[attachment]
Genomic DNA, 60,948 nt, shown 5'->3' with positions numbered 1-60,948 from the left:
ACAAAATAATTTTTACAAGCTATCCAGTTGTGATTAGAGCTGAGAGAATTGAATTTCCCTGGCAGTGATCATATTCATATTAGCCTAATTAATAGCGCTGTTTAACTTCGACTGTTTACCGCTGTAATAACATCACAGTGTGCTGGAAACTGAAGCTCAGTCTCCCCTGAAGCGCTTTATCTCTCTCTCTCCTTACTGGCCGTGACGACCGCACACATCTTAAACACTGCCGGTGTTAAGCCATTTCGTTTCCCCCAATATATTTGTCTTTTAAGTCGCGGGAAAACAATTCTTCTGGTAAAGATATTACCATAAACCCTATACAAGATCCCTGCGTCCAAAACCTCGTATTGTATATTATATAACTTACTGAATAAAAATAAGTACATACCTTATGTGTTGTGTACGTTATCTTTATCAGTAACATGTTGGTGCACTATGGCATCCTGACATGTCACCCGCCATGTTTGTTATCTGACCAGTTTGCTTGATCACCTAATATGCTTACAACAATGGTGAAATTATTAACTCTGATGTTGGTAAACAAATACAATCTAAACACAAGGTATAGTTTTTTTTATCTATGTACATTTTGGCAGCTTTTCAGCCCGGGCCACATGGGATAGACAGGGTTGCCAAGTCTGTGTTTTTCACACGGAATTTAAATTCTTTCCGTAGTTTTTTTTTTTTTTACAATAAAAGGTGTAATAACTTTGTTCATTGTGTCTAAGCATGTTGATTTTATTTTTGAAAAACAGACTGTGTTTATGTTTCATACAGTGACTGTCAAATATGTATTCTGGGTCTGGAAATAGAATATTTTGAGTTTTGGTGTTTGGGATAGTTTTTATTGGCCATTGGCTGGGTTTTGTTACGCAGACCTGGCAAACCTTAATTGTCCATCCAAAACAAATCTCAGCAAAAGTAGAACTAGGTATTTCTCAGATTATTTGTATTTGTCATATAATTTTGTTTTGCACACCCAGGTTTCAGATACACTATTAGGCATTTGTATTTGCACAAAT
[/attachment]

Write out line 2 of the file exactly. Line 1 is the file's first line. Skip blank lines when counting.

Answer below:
ACAAAATAATTTTTACAAGCTATCCAGTTGTGATTAGAGCTGAGAGAATTGAATTTCCCTGGCAGTGATCATATTCATATTAGCCTAATTAATAGCGCTGTTTAACTTCGACTGTTTACCGCTGTAATAACATCACAGTGTGCTGGAAACTGAAGCTCAGTCTCCCCTGAAGCGCTTTATCTCTCTCTCTCCTTACTGGCCGTGACGACCGCACACATCTTAAACACTGCCGGTGTTAAGCCATTTCGTTTCCCCCAATATATTTGTCTTTTAAGTCGCGGGAAAACAATTCTTCTGGTAAAGATATTACCATAAACCCTATACAAGATCCCTGCGTCCAAAACCTCGTATTGTATATTATATAACTTACTGAATAAAAATAAGTACATACCTTATGTGTTGTGTACGTTATCTTTATCAGTAACATGTTGGTGCACTATGGCATCCTGACATGTCACCCGCCATGTTTGTTATCTGACCAGTTTGCTTGATCACCTAATATGCTTACAACAATGGTGAAATTATTAACTCTGATGTTGGTAAACAAATACAATCTAAACACAAGGTATAGTTTTTTTTATCTATGTACATTTTGGCAGCTTTTCAGCCCGGGCCACATGGGATAGACAGGGTTGCCAAGTCTGTGTTTTTCACACGGAATTTAAATTCTTTCCGTAGTTTTTTTTTTTTTTACAATAAAAGGTGTAATAACTTTGTTCATTGTGTCTAAGCATGTTGATTTTATTTTTGAAAAACAGACTGTGTTTATGTTTCATACAGTGACTGTCAAATATGTATTCTGGGTCTGGAAATAGAATATTTTGAGTTTTGGTGTTTGGGATAGTTTTTATTGGCCATTGGCTGGGTTTTGTTACGCAGACCTGGCAAACCTTAATTGTCCATCCAAAACAAATCTCAGCAAAAGTAGAACTAGGTATTTCTCAGATTATTTGTATTTGTCATATAATTTTGTTTTGCACACCCAGGTTTCAGATACACTATTAGGCATTTGTATTTGCACAAAT